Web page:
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Amenemhet IV was the son of Senusret III and his sister/wife Sebekshedty-Neferu. He is considered the most remarkable king of the 12th Dynasty. His relationship to his successor is unknown -- Amenemhet may have been a grandson instead of a son. HOwever, his daughter, Sobeknefru rules later in the 12th Dynasty as pharaoh.
Manetho credits him with only eight years, which seem an unlikely short reign for such a productive builder as Amenemhet. It is possible that Manetho's original reign of 48 years that were mistranslated later. Turin shows 40 years, which is a more likely length of time for this king to be on the throne. He the throne with Amenemhet IV for about a year at the end of his reign.
He was responsible for a number of building projects, including finishing the great waterwheels of Fayoum to divert the flood waters of the Nile. He returned almost 154,000 acres of fertile land from the floodplain. Two colossal statues stand facing the lake just south of Fayoum, he built a large temple to Sobek in Crocodilopolis and expanded the temple of Ptah in Memphis. THe fact that he began such an ambitious building policy shows how rich the country had become, and how stable the government was.
He built a first pyramid in Dashur, along with the pyramids of Amenemhet II, Senusret III and Sneferu. The pyramid, called the "Black Pyramid", was built on compacted subsoil instead of bedrock and soon after it was completed it started to crack. It was never used for his burial, although the tombs on the north side of the pyramid were for his family members and one of them may have been used by Hor in the 13th Dynasty.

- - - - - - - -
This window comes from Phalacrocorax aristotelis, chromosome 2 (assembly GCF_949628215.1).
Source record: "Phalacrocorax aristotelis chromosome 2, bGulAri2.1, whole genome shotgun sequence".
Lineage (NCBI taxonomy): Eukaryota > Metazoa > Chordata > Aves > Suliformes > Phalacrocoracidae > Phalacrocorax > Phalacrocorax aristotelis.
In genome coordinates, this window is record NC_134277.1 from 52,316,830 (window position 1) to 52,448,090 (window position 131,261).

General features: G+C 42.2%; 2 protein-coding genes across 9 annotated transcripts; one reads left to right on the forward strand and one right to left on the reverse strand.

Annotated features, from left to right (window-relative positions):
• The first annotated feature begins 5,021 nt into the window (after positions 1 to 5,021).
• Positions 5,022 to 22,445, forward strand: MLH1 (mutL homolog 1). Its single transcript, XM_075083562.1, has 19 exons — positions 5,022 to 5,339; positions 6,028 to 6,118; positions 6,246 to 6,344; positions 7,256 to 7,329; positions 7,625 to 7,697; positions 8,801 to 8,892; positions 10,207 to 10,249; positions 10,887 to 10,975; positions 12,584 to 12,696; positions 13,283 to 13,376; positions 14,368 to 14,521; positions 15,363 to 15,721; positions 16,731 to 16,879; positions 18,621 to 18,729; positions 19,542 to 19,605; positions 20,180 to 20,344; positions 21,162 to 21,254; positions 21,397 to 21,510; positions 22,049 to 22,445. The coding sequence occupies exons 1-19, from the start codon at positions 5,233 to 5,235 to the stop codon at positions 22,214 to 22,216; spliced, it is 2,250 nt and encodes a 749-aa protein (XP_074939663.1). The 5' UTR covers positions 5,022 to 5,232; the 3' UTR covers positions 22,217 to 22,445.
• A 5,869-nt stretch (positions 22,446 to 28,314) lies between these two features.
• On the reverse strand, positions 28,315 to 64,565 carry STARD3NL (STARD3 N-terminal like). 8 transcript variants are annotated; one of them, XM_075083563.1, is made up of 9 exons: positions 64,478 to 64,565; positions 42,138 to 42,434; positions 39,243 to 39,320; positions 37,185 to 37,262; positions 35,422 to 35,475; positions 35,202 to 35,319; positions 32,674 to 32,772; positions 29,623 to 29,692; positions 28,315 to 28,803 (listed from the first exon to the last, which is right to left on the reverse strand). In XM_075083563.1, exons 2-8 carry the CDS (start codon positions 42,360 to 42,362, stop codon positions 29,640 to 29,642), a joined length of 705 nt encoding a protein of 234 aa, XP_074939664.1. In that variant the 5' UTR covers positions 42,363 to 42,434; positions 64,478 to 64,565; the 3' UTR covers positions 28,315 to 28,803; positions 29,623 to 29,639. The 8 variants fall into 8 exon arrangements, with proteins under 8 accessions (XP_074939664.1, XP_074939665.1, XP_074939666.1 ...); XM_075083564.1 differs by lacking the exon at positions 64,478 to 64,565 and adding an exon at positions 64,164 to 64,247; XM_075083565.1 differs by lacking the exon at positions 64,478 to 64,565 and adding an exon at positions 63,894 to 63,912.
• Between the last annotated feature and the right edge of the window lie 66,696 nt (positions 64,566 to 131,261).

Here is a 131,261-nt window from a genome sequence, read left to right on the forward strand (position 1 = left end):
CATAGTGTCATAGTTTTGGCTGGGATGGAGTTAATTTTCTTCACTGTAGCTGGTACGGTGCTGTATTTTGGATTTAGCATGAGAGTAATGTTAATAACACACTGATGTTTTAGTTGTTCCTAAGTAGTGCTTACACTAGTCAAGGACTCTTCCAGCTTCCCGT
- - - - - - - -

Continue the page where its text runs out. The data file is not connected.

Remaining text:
The Black PYramid was eventually abandoned for a pyramid complex in Hawara. HIs pyramid in Hawara contains a burial chamber that was carved from a single block of stone, some 110 tons in size. LIke the Dashur pyramid, it was a mud brick core sheathed in limestone and set within an enclosure wall that covered some 28,000 square meters, the largest in the Middle Kingdom. THis enormous enclosure is believed to be the fabled Labyrinth, with hundreds of maze-like passages and underground galleries.
Amenemhet III was less warlike than his father. He continued to support the fortresses in Nubia, but he did not continue to advance the southern border of Egypt through military campaigns. He did continue to support Senusret III's policies of limiting the power of the nobility and upper classes, most importantly by rescinding the ability of many royal offices to be inherited by families.
Of course, things had to fail eventually. The end of his reign was marked by a decrease in the annual flood of the Nile. The Nile floods formed the basis for the agricultural and economic success of Egypt. WHen they began to decline, so did the rest of Egypt. The general failure of the 12th Dynasty (and the Middle Kingdom as a whole) began with his reign.
Amenemhet III was worshipped (in the personage of Lameres ) in the Roman Period.
Black Pyramid, Dashur